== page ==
OSLO, Norway – The Norwegian Petroleum Directorate (NPD) has received a new report on disposal options for Norway’s concrete offshore facilities, some of which are approaching the end of their working lives. NPD commissioned the study from Petroleum Safety Authority Norway (PSA) and the Climate and Pollution Agency (Klif).
The convention for the protection of the marine environment of the North East Atlantic (OSPAR) stipulates joint provisions and recommendations for offshore petroleum activities. All disused offshore installations must theoretically be removed, according to OSPAR decision 98/3, although licensees of concrete facilities can apply for an exemption from the ban on disposal at sea.
Norway has little experience or data to draw on concerning removal and scrapping of concrete facilities. The assessment by NPD, PSA, and Klif is that, although some facilities have installed equipment that would allow them to re-float, it is unclear whether this can be achieved in a controlled manner.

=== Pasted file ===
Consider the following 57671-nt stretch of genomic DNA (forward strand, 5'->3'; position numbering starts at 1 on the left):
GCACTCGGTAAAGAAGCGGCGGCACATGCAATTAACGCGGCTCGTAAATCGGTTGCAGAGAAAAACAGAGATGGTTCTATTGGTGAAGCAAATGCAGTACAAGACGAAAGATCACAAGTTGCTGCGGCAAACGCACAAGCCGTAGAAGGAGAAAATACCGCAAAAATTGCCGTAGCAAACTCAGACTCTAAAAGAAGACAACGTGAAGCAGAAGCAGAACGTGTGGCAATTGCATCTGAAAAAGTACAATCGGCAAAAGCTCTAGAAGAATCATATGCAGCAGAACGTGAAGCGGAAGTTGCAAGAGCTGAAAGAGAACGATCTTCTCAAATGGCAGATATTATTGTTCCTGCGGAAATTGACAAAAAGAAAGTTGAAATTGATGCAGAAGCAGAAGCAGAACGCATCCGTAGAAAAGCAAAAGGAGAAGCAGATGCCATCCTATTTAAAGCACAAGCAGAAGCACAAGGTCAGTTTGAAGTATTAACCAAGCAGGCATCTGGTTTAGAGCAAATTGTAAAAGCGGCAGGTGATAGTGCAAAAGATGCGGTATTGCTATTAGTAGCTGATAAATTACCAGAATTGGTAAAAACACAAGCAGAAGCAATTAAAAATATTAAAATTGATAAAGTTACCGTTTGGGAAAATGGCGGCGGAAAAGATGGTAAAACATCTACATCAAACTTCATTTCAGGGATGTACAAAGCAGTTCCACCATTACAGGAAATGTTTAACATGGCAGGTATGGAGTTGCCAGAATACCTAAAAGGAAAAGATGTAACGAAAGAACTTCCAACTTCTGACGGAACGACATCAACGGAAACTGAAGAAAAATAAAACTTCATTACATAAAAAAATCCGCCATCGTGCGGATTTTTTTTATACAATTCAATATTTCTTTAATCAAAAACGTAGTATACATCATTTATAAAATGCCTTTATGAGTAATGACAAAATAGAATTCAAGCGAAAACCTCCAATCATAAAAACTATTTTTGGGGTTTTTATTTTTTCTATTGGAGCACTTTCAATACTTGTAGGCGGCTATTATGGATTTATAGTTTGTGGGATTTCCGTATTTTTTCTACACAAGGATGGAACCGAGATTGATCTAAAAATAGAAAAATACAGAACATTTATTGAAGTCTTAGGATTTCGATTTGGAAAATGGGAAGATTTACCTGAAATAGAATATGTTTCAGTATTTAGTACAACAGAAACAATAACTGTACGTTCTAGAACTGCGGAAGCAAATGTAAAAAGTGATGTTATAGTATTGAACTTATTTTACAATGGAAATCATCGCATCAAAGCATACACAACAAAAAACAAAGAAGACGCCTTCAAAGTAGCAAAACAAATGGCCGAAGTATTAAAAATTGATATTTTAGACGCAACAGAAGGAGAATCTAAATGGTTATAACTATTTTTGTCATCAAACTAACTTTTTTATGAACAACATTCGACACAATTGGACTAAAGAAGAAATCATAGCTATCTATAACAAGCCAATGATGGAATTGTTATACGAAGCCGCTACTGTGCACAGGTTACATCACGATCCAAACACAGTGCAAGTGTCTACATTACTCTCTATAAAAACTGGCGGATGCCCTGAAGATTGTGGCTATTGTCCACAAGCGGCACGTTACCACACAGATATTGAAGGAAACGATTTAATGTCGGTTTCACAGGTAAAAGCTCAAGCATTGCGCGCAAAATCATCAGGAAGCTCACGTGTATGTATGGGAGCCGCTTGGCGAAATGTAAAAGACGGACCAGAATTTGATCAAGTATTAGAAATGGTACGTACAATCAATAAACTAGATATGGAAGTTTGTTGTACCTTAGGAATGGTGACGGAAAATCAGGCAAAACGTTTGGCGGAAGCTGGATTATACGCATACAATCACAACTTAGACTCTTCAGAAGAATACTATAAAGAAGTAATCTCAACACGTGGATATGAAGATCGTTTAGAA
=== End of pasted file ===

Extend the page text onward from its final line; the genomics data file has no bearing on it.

An accident during preparation, re-floating, transport, or scrapping could lead to loss of life or environmental impact. Also, setting the concrete facilities ashore for scrapping and material recycling could result in discharges to sea, while onshore demolition would give rise to noise and dust.
Abandoning concrete facilities in-situ is an alternative option. It would have little impact on fish populations, NPD points out, although it might conflict with fishery interests due to the tied-up area. Lights and navigation equipment would have to be installed on abandoned facilities to limit the risk of collisions with vessels in the area.